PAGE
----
I moved to Washington in 1970 to attend law school. I had a full scholarship, a stipend, and a free place to live in a private home, with my father's cousin and his wife, they wouldn’t accept any money from me for food or utilities. After some fear that I might not be able to do well enough to maintain my scholarship, I discovered that the hardest thing about law school was getting admitted. I was making good grades, and guys I had thought smarter than me were asking me to join their study groups.
Holy shit! The kid from the projects was actually going to make it. I already had a job offer back home in Philly in a damn good downtown firm. All I had to do was complete school, pass the bar and I was going to be set for life.
By the end of the first semester of my second year I finally worked up the courage to quit. To play percussion and to learn how to live as the artist my soul had been trying to tell me I was. All along there had been disquiet, an unsettled feeling not so much about what I was doing, rather about what I wasn’t doing, how I wasn’t living my life. At twenty-three, even before I discovered the drum, playing skin on skin in the Afro-Cuban style, I knew that even though I was good, even very good, with academics and using words, I was supposed to do something wildly different.
So I moved from my free rent household and rented an apartment, then moved into a group house with some of the most amazing people I have ever known on Foxhall road, in one of Washington's more exclusive neighborhoods to contemplate my future while still attending school.
I can't say there was any one thing that inspired me to make the decision to leave school. But I can tell you that there was one person who made a deep impression on me and who helped guide me in an effortless way to what was the beginning of my journey to myself. No, he wasn't a law professor, although I certainly met several I still recall with fondness and reverence today. He wasn't one of the master drummers I was lucky enough to have instructed me as I began my drum journey.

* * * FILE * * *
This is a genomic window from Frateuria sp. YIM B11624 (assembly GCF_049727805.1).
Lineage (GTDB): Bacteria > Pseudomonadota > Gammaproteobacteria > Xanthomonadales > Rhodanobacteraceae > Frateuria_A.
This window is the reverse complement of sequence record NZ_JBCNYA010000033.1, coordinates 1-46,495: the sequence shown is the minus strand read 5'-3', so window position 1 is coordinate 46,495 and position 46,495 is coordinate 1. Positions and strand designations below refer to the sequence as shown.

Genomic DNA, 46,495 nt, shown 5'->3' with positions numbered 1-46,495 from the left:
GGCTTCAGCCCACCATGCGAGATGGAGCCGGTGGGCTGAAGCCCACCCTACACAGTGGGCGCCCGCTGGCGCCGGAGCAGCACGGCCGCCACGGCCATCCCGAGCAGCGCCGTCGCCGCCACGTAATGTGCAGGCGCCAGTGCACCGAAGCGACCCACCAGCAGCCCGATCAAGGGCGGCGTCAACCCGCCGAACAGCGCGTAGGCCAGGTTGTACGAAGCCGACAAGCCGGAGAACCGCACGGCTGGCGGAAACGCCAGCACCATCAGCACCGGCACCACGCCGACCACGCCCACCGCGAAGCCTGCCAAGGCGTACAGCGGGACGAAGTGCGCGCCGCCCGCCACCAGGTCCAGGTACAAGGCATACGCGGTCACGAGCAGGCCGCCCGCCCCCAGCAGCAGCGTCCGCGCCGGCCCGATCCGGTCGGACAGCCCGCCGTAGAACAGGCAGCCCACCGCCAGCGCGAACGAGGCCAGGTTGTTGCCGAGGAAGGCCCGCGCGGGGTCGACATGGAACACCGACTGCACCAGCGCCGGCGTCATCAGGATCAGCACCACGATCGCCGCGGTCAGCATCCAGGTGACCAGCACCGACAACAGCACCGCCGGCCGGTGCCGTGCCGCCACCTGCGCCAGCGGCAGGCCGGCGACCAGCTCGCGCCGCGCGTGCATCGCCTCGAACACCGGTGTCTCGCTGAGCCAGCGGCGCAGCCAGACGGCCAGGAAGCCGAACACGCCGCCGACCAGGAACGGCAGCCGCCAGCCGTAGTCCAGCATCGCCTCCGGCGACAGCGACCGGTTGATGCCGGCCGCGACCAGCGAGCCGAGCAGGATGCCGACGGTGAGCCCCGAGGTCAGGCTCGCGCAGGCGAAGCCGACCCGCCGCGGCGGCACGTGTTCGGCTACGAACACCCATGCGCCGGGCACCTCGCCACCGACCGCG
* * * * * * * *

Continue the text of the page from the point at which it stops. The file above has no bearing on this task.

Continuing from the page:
He was an un-educated gardener who tended the landscaping of fancy houses all around Foxhall Village. He told me once that he couldn't remember if he went past fifth grade and that he thought he had for sure finished third but that fourth was a hazy memory. His language rarely included three syllable words but it contained the vast richness of a life well lived, vistas seen by one who experienced much, and a wisdom born of a lifetime of suffering.
Clifton was a seventy-one year old black man who had lived in Virginia or Washington DC his entire life. He had seen incredible social, cultural, and political change and managed to talk about it while seemingly telling me about flowers, soil and the mysterious ways of white folks. Most importantly, he spoke with a hidden power. I found him amazing for his ability to give understanding to things that were, at least for me, not written down...and to an extent, could not be written down. Even more, he seemed to clearly analyze the world from the context of not only the present, but with an understanding of how what was present had grown from the past, and how it could shape the future.
He did all of this while speaking solely of flowers, bushes, sunlight, rain, pests, the seasons, and God. He would occasionally actually name a name, or use the expression "white folks", but mostly his message was hidden in the open, ringed by the necessities of a customer's request, the needs of the flora, or the time of the year.
I met him in the early spring of 1971, around the middle of second semester of my first year. I was on my way home after class to study and to practice...
"Warm fo’ this time o’ year, ain’t it?" came his bass voice, waking me out of my still bus ride addled trance. I stood there for a moment, not knowing where the voice had come from when, "Now you ain’t from ‘round here, huh? I can tell by the clothes you wear. Where you from?"
"Philadelphia", I answered as my eyes found him rising from his knees behind a thick row of still nude azaleas.